The story of Ruth is bathed in the larger narrative of all of scripture. Helpless savior, hope of the world. When we read chapter 3, full of all of its sexual tension and steamy romance, we must remember that Ruth may be a humble, desperate maidservant, but she will also embody a powerful message that underscores the story of God: Love knows no outsiders. This idea weaves  itself seamlessly into the lineage of King David and therefore, Jesus, pronouncing to Jews and Gentiles that we are all God’s children, all part of the grander story. It would be hundreds of years before Peter would see the sheet of animals lowered before him in a vision in Acts 10, hundreds of years before Jewish Christians would worship alongside Gentile Christians. Hundreds of years before Pentecost, when the languages of the nations became one under the inspiration of the Holy Spirit. Yet if we dig deep into the lineage of Jesus, King David, and the story of Israel, we see a woman who proved the ever-expanding love of God. Ruth was the good news before the good news arrived.

My two children are adopted—both from faraway countries. Although their birthmothers were living, they were unable to provide for their children’s needs, so they relinquished these children to orphanages. We adopted one in 2007, one in 2011.

Often when people encounter our family they say things like,

“Oh, she is so lucky to have you.”

“He is so blessed to have you two as parents.”

“What you do is a real ministry to those kids. Imagine what their lives would have been like without you.”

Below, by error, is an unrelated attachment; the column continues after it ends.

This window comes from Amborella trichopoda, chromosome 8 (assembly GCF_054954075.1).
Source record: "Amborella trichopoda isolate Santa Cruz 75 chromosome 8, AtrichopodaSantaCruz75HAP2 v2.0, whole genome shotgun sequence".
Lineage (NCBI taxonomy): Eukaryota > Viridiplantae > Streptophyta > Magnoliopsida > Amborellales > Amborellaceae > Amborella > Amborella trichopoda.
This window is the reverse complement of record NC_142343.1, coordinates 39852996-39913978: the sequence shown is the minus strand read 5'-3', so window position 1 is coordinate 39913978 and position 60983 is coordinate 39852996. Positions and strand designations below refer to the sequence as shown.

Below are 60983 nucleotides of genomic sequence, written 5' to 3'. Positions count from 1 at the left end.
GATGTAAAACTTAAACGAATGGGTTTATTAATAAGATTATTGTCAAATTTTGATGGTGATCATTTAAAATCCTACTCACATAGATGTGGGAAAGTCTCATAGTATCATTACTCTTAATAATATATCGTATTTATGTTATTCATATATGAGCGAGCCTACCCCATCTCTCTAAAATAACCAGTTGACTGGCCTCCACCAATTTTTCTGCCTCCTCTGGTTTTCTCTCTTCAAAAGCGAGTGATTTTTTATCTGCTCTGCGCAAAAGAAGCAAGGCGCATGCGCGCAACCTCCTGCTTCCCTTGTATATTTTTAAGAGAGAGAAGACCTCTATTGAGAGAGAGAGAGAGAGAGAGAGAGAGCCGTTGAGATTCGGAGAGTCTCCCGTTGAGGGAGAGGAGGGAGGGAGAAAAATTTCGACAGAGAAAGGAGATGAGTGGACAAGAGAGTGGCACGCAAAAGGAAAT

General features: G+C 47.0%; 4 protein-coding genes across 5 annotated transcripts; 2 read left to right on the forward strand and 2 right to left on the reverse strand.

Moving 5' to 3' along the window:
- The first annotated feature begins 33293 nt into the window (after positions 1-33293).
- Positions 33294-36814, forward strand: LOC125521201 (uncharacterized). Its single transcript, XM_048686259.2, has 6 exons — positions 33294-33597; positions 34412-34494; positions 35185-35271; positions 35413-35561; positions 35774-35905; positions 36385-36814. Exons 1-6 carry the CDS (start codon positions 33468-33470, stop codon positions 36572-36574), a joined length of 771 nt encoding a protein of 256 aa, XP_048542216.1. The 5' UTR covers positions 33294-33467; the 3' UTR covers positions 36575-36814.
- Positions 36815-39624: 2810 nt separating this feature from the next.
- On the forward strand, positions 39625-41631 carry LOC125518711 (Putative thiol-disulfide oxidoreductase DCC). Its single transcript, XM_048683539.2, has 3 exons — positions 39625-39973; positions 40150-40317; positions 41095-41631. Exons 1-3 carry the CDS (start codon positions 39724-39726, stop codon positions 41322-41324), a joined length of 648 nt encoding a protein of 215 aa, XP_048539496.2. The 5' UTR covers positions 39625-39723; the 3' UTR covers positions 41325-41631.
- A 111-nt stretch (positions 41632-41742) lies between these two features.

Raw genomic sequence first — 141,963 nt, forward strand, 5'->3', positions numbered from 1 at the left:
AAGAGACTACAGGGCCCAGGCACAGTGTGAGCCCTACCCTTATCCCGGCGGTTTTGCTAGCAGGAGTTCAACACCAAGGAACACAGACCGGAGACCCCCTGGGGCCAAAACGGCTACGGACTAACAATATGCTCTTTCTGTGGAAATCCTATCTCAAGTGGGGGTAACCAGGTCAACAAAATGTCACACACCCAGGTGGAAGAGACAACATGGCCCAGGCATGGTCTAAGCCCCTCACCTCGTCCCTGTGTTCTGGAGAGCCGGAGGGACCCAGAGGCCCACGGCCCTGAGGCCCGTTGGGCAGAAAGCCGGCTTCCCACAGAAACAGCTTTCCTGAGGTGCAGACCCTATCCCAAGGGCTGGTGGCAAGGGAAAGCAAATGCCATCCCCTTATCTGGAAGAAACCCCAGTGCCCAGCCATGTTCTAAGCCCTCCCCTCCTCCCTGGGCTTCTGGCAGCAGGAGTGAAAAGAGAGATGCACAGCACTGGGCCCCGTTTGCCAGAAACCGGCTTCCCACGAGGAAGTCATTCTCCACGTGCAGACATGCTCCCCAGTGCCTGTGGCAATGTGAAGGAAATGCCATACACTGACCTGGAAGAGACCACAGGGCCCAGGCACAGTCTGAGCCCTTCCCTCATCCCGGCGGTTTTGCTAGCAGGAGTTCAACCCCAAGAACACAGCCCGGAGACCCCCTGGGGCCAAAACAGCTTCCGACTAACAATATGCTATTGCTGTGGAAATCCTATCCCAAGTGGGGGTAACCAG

I know why people think this way. My children come from desperate situations, surrounded by disease and destitution. The 143 million or so orphans on earth right now suffer most often from a lack of nurture, a lack of education, a lack of basic food, water, and shelter, and a lack of identity. Abandoned because of AIDS, poverty, war, famine, drug abuse, and/or cultural pressures, these children need homes. We adopted our children because we felt that the great need gave us no other choice.

How naive.

This is no one-way transaction. In fact, we are often surprised by the realization that these powerless, victimized, institutionalized kids have the power to save us. They are Jesus in bare feet with parasites and big, beautiful eyes. We are the lost ones. As I spend my days wiping noses, changing diapers, and being as therapeutic as I can, I often forget that they have come to bring the good news of resurrection and hope to our home. Without them we would be adrift in a sea of self-centeredness and navel-gazing.

In the gospel of Matthew, Jesus tells us that he will come to us incognito:

“‘I was hungry and you gave me something to eat, I was thirsty and you gave me something to drink, I was a stranger and you invited me in, I needed clothes and you clothed me, I was sick and you looked after me, I was in prison and you came to visit me.’”

The very people we seem to be saving are actually saving us.

Ruth the Moabite may seem like an unlikely ancestor for the Messiah. But the common thread of hesed links the stories of Ruth and Jesus more powerfully than any bloodline ever could. Ruth the Moabite left her homeland so that she could walk with Naomi and help her find a new life in Israel. Emmanuel, God with Us, made himself weak in order to walk among us and show us the way. Paul described Jesus in a beautiful poem in Philippians 2:

Who, being in very nature God,

did not consider equality with God something to be used to his own advantage;

rather, he made himself nothing

by taking the very nature of a servant,

being made in human likeness.

And being found in appearance as a human being,

he humbled himself

by becoming obedient to death—

even death on a cross!

Ruth was not perfect. She was not Jewish. She was not married. She was not wealthy. She was a woman. But she was made from the same dust as we all are. She will live and die breathing the same air that we all breathe. In spite of her lowly place in this ancient tale, she bravely places herself in a defenseless situation out of love and devotion. And she risks her safety and reputation for the salvation of her family.